Category: 70s

Derek and the Dominos “Layla and other Assorted Love Songs”

Today’s Cool Album of the Day (#756 in the Series) is Derek and the Dominos, Layla and Other Assorted Love Songs. One of the greatest albums of all time and one of the defining moments in Eric Clapton’s legacy is all you really need to know about this album. “The Layla Album” was released in 1970. It’s interesting to note that while it reached #16 in the US, the album did not chart in the UK.  What were they thinking? The band was made up of Eric Clapton on guitar vocals. Duane Allman on guitar; Carl Randle, bass; Bobby Whitlock, organ and vocals and Jim Gordon, Drums. Duane Allman did not play on three of the most popular songs....

Dave Mason “Let it Flow”

  Today’s Cool Album of the Day (#751in the Series) is Dave Mason, Let it Flow. Dave Mason has put out a big ol’ chunk of good music,  from the days he spent with Traffic through a long solo career.  His latest album, 26 letters – 12 Notes is also strong as Dave still remains relevant to this day.  It’s too bad radio didn’t go near it.  He commented from the stage at a recent show I saw, “It’s like ‘I’m Selling Encyclopedias to them.” Let it Flow was released in 1977.  Yup, that’s 35 years ago folks! It contained his biggest hit. “We Just Disagree.”  I think it’s one of the best  “this just ain’t workin’ babe” songs...

Harry Chapin "Sniper and other Love Songs"

Today’s Cool Album of the Day (#730 in the Series) is Harry Chapin, Sniper and other Love Songs. We’re going back to the singer/songwriter genre today for a 1972 release by master storyteller, Harry Chapin. Harry is one  of the few artists that I’ve always been interested in, but never had a chance to see perform live.  As many of you know, Harry’s been gone for years so that chance has passed. There are other Chapin albums that I could have chosen that would have given me  much more popular material to cover, however  I chose this album for one song, “Sniper.” It is quite possibly the most powerful song I’ve ever heard in all my life.  It clocks...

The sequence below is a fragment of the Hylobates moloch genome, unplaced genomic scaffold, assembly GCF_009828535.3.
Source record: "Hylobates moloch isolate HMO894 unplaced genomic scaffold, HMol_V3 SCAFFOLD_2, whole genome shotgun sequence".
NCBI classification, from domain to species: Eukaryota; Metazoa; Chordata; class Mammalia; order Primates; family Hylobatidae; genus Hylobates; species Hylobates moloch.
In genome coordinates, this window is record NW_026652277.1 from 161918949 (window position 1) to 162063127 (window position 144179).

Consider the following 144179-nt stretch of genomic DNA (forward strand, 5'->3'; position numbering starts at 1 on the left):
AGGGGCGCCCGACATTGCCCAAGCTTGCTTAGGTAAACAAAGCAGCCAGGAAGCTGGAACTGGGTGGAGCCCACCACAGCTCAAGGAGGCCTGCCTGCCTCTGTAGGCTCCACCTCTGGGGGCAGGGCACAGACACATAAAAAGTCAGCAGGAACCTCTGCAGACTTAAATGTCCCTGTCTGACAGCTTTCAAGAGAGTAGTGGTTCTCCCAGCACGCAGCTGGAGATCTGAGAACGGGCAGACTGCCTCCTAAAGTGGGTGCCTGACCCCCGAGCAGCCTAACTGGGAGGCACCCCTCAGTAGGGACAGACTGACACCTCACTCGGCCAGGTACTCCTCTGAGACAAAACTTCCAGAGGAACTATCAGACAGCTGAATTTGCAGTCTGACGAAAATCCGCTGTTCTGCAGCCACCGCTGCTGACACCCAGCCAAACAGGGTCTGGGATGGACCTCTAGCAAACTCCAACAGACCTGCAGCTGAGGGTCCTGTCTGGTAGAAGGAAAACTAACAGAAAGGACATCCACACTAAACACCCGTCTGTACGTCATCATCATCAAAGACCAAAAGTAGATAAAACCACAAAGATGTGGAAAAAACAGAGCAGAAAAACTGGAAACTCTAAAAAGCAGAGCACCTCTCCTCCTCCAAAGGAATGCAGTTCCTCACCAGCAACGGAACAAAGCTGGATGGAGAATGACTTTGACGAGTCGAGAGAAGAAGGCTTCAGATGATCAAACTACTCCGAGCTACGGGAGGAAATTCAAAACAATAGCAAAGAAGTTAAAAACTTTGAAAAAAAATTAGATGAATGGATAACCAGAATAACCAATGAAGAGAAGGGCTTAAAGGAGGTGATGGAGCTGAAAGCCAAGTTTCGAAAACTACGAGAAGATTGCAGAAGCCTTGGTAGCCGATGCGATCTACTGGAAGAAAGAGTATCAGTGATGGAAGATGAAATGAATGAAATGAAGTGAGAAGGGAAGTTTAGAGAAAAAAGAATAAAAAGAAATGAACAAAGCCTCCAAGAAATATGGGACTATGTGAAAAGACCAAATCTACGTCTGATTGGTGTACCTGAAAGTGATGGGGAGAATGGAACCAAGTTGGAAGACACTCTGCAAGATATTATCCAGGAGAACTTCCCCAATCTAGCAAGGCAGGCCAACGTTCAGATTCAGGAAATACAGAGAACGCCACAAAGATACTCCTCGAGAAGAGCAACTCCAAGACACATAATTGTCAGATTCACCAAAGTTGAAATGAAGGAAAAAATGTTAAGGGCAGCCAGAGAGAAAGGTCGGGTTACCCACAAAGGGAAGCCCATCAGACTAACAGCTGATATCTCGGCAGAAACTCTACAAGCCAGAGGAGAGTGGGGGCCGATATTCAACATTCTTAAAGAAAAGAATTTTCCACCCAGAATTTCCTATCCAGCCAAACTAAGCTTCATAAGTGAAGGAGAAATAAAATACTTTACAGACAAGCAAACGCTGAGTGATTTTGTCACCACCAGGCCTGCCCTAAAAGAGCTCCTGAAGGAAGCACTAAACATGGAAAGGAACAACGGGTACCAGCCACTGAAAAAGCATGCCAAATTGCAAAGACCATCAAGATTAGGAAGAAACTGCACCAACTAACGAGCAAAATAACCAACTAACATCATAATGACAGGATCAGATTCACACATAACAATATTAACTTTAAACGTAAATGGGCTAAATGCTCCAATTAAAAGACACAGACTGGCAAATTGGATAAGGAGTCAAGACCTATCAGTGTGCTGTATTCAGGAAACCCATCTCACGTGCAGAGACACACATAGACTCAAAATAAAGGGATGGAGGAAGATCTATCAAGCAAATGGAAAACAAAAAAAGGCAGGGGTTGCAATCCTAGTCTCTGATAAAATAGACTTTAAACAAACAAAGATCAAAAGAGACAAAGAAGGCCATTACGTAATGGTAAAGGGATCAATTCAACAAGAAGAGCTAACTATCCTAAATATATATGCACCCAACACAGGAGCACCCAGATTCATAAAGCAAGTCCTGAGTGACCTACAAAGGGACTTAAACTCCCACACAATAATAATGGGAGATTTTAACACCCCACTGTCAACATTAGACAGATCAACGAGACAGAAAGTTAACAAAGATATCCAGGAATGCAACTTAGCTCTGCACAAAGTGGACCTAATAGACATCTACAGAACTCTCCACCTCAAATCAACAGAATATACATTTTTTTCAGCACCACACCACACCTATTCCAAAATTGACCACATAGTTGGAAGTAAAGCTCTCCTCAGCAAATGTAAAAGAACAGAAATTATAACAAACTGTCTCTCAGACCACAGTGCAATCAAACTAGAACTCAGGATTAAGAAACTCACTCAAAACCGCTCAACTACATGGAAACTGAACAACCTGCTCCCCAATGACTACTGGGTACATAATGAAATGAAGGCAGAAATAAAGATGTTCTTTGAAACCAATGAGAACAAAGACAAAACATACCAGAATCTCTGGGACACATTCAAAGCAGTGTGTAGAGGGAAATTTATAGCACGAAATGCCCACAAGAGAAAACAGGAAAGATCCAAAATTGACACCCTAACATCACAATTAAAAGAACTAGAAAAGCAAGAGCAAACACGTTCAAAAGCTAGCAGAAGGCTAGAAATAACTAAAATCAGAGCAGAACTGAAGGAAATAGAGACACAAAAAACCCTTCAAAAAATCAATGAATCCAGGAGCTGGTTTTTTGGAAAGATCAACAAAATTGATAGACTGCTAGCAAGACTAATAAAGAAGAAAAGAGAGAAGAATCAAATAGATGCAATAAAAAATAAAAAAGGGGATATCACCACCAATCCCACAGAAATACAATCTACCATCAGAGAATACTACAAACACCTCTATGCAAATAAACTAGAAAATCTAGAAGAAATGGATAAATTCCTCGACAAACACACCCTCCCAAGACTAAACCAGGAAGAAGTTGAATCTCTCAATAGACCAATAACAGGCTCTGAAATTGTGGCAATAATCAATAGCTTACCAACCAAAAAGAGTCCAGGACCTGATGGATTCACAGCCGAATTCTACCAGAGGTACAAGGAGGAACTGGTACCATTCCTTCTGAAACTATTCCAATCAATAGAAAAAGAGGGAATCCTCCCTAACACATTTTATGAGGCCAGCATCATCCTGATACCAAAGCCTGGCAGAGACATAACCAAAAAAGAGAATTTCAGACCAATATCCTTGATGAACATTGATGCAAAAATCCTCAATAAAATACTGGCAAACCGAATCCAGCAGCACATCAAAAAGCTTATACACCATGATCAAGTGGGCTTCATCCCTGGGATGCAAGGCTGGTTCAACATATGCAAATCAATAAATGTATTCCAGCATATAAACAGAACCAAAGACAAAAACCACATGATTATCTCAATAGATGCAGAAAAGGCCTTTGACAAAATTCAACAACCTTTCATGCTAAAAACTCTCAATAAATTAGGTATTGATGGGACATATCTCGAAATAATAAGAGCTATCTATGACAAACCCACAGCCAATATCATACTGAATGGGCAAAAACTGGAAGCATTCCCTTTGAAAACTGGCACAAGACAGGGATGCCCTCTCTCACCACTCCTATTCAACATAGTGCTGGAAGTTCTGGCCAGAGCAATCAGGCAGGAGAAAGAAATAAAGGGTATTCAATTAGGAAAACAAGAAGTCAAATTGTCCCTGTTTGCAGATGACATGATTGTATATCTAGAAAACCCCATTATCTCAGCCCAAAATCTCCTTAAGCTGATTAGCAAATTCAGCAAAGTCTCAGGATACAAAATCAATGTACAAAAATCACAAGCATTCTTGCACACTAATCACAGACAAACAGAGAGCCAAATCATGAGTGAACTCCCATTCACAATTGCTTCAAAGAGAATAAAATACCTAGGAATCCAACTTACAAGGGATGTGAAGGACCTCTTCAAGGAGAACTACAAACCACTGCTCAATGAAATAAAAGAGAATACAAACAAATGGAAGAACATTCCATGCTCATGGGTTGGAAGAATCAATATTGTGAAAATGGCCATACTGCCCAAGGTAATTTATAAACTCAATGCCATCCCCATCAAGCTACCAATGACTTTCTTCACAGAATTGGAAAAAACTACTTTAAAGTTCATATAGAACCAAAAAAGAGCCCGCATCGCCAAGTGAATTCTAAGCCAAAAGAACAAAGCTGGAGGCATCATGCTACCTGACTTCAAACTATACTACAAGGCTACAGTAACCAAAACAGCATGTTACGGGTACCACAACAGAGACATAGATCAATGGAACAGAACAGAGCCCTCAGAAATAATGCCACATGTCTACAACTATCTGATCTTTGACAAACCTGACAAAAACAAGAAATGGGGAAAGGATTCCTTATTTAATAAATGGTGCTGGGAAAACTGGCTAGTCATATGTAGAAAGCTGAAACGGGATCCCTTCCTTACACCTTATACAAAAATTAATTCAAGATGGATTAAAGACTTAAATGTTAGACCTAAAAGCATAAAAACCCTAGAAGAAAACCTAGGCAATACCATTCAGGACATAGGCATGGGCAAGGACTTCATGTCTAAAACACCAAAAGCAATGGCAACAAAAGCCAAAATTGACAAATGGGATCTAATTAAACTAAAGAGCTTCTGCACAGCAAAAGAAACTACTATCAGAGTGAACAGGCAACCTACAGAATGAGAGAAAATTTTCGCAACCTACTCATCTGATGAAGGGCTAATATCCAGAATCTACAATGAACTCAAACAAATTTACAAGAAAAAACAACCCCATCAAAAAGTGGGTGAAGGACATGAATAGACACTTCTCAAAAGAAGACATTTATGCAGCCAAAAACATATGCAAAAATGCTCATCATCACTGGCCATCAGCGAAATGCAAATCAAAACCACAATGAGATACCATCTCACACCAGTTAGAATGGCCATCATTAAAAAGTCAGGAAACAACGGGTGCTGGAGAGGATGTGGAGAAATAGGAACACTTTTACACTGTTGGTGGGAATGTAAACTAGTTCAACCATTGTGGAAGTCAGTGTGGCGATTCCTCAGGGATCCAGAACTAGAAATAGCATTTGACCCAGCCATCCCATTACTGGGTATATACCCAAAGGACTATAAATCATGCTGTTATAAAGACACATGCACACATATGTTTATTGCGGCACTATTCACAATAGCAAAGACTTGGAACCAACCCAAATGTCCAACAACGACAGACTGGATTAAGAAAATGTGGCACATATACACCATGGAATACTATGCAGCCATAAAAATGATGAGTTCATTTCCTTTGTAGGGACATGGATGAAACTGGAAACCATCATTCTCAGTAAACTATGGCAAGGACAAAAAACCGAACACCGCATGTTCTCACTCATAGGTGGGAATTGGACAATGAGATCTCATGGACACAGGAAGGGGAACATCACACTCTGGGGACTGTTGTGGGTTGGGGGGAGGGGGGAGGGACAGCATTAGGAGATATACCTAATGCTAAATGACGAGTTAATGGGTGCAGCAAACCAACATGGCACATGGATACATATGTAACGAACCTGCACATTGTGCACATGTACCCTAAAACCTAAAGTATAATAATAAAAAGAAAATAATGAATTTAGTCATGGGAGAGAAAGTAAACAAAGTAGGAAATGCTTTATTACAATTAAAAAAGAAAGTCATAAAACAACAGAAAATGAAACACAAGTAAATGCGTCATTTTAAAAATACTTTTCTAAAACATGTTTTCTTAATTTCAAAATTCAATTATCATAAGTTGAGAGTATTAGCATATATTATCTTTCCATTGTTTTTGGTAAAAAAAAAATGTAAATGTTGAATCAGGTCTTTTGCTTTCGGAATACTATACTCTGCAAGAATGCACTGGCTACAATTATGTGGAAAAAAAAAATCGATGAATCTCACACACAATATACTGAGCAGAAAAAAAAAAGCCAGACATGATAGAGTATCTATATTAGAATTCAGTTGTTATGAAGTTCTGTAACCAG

Todd Rundgren "The Hermit of Mink Hollow"

Today’s Cool Album of the Day (#714 in the Series) is Todd Rundgren, The Hermit of Mink Hollow. If I ever opened a pub, I always had in mind to call it the Mink Hollow. And there alongside music and sports memorabilia would be some kind of musical device that would be able to play Todd Rundgren and Utopia songs. Especially from this particular masterpiece.  Kind of in the same way it is hard to name a favorite Beatles song or album, it can be of equal challenge for me to name my favorite Todd work. But really this has always been my personal favorite, maybe because it was released just before I turned 16 and was in the...

The Outlaws “Hurry Sundown”

  Today’s Cool Album of the Day (#692 in the Series) is The Outlaws, Hurry Sundown. The Outlaws first hit the music scene (at least as far as recordings go) in 1975. They actually had been together on and off since as early as 1967.  Their debut album was simply titled The Outlaws.  It contained a song that would be closely associated with the band for the rest of their career. That song would of course be “Green Grass and High Tides.” While it did help their popularity, I also thing it mistakenly categorized them as a southern rock band from then on.  I use the word “mistakenly” because I really don’t believe that The Outlaws were a southern-rock...